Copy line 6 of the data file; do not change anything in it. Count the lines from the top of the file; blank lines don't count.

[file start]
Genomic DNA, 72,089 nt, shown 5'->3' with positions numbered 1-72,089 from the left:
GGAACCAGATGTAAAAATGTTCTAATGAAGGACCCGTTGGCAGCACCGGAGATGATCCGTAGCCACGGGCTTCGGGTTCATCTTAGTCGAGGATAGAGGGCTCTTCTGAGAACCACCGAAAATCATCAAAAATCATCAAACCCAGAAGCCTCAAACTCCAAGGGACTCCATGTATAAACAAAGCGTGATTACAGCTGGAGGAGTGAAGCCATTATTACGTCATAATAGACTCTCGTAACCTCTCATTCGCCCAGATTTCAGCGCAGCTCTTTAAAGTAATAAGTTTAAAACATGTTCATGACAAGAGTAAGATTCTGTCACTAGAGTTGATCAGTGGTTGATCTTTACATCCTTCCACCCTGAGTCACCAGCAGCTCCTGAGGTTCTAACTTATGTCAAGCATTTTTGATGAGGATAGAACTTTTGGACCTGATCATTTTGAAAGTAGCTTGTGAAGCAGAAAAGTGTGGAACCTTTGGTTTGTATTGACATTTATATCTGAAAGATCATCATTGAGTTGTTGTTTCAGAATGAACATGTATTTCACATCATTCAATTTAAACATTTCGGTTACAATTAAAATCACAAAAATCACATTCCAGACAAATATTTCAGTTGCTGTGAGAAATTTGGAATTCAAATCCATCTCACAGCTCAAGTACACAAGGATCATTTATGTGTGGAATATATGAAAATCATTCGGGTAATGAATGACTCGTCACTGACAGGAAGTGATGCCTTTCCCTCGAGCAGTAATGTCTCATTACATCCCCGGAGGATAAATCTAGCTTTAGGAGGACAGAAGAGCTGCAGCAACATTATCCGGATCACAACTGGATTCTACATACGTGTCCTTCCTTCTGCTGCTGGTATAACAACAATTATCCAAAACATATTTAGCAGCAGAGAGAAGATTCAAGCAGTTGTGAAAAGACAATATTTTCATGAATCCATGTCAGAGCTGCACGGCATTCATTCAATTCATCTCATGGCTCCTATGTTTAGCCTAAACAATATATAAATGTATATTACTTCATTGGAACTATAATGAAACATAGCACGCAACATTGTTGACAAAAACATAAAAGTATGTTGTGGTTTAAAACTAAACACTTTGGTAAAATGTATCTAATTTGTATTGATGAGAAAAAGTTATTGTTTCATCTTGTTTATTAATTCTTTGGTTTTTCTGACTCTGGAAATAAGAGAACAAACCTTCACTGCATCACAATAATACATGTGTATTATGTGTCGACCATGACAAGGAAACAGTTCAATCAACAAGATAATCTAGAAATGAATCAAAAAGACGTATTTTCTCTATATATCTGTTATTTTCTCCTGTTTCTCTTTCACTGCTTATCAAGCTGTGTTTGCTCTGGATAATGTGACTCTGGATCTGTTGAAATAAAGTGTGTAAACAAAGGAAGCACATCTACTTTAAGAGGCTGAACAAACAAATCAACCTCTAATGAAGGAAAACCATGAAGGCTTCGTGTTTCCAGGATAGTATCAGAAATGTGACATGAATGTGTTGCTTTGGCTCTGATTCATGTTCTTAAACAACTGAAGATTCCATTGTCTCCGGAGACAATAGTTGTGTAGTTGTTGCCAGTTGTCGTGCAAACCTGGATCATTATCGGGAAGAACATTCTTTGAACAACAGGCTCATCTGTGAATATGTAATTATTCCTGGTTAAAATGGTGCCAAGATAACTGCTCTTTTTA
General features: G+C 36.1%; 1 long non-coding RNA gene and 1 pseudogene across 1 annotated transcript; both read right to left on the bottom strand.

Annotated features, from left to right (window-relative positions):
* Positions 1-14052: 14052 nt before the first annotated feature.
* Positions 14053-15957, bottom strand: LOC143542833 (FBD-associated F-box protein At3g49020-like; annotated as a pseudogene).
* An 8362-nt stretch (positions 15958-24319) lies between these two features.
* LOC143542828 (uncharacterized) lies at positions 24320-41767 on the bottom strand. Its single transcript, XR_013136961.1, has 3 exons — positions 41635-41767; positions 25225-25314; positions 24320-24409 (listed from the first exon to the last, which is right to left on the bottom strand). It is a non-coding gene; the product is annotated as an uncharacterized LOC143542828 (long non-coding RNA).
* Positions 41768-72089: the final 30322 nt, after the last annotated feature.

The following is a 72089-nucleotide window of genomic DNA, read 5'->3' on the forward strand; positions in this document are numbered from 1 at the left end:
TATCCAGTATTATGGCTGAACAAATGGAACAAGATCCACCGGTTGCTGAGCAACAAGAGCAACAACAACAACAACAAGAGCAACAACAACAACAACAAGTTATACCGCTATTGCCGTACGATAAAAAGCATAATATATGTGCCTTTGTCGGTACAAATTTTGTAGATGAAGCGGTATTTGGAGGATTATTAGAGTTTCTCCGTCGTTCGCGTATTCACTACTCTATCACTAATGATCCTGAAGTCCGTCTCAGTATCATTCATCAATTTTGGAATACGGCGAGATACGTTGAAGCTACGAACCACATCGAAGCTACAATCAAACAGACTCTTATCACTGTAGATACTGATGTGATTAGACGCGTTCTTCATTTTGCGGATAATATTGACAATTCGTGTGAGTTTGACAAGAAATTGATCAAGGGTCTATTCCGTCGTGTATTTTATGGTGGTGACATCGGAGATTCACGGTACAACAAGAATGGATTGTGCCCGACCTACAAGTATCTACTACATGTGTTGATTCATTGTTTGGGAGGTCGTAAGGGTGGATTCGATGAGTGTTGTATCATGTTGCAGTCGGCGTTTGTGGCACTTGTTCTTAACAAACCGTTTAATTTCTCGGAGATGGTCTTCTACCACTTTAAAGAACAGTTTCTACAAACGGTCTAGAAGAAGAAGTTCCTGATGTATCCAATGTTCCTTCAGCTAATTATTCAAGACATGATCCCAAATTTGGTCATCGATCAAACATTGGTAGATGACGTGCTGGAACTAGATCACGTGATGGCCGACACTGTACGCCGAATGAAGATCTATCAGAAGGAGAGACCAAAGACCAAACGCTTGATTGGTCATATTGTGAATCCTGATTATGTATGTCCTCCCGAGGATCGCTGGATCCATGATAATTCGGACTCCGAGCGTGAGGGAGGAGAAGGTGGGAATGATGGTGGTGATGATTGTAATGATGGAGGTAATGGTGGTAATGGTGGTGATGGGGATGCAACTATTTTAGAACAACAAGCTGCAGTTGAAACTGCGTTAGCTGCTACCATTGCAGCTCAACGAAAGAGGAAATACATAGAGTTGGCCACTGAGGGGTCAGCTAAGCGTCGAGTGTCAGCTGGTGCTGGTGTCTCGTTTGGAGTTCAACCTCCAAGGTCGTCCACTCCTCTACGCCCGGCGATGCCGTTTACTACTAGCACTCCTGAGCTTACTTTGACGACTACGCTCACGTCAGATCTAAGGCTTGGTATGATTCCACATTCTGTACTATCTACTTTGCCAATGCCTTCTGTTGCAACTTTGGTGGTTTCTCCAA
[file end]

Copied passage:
* Positions 14053-15957, bottom strand: LOC143542833 (FBD-associated F-box protein At3g49020-like; annotated as a pseudogene).